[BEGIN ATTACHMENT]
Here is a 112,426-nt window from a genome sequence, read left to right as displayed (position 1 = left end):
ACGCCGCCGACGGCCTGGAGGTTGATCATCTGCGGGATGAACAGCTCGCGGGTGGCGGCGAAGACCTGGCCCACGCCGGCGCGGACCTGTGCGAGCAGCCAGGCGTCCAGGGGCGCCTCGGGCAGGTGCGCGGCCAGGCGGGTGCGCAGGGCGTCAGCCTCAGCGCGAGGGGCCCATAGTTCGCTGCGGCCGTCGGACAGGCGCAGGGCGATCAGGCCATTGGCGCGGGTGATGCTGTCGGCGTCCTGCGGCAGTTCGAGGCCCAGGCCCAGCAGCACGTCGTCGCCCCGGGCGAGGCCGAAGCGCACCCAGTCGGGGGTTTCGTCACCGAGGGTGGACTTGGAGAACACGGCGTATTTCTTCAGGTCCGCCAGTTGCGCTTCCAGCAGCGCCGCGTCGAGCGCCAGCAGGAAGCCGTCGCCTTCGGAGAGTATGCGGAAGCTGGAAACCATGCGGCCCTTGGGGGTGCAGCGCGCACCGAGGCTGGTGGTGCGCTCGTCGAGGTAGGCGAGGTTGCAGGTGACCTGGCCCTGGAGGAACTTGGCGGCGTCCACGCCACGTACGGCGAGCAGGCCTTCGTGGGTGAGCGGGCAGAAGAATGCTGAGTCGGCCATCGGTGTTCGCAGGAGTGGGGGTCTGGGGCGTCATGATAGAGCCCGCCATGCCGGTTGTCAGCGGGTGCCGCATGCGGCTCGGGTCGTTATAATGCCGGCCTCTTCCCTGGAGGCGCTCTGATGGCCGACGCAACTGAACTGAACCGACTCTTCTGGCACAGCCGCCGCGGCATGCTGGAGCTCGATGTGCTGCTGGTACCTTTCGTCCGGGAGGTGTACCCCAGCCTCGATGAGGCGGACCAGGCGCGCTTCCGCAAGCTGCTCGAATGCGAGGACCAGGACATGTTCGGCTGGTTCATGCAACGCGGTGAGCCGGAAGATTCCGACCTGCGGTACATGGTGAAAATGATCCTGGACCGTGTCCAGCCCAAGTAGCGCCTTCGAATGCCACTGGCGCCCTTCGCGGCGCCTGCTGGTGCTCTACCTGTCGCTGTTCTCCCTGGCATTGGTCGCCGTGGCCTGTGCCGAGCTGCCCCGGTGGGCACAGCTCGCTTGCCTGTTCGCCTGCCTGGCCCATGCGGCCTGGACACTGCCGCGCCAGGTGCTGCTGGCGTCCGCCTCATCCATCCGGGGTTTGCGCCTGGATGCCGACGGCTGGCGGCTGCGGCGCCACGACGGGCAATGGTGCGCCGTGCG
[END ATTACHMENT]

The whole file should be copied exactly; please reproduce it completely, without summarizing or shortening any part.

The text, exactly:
Here is a 112,426-nt window from a genome sequence, read left to right as displayed (position 1 = left end):
ACGCCGCCGACGGCCTGGAGGTTGATCATCTGCGGGATGAACAGCTCGCGGGTGGCGGCGAAGACCTGGCCCACGCCGGCGCGGACCTGTGCGAGCAGCCAGGCGTCCAGGGGCGCCTCGGGCAGGTGCGCGGCCAGGCGGGTGCGCAGGGCGTCAGCCTCAGCGCGAGGGGCCCATAGTTCGCTGCGGCCGTCGGACAGGCGCAGGGCGATCAGGCCATTGGCGCGGGTGATGCTGTCGGCGTCCTGCGGCAGTTCGAGGCCCAGGCCCAGCAGCACGTCGTCGCCCCGGGCGAGGCCGAAGCGCACCCAGTCGGGGGTTTCGTCACCGAGGGTGGACTTGGAGAACACGGCGTATTTCTTCAGGTCCGCCAGTTGCGCTTCCAGCAGCGCCGCGTCGAGCGCCAGCAGGAAGCCGTCGCCTTCGGAGAGTATGCGGAAGCTGGAAACCATGCGGCCCTTGGGGGTGCAGCGCGCACCGAGGCTGGTGGTGCGCTCGTCGAGGTAGGCGAGGTTGCAGGTGACCTGGCCCTGGAGGAACTTGGCGGCGTCCACGCCACGTACGGCGAGCAGGCCTTCGTGGGTGAGCGGGCAGAAGAATGCTGAGTCGGCCATCGGTGTTCGCAGGAGTGGGGGTCTGGGGCGTCATGATAGAGCCCGCCATGCCGGTTGTCAGCGGGTGCCGCATGCGGCTCGGGTCGTTATAATGCCGGCCTCTTCCCTGGAGGCGCTCTGATGGCCGACGCAACTGAACTGAACCGACTCTTCTGGCACAGCCGCCGCGGCATGCTGGAGCTCGATGTGCTGCTGGTACCTTTCGTCCGGGAGGTGTACCCCAGCCTCGATGAGGCGGACCAGGCGCGCTTCCGCAAGCTGCTCGAATGCGAGGACCAGGACATGTTCGGCTGGTTCATGCAACGCGGTGAGCCGGAAGATTCCGACCTGCGGTACATGGTGAAAATGATCCTGGACCGTGTCCAGCCCAAGTAGCGCCTTCGAATGCCACTGGCGCCCTTCGCGGCGCCTGCTGGTGCTCTACCTGTCGCTGTTCTCCCTGGCATTGGTCGCCGTGGCCTGTGCCGAGCTGCCCCGGTGGGCACAGCTCGCTTGCCTGTTCGCCTGCCTGGCCCATGCGGCCTGGACACTGCCGCGCCAGGTGCTGCTGGCGTCCGCCTCATCCATCCGGGGTTTGCGCCTGGATGCCGACGGCTGGCGGCTGCGGCGCCACGACGGGCAATGGTGCGCCGTGCG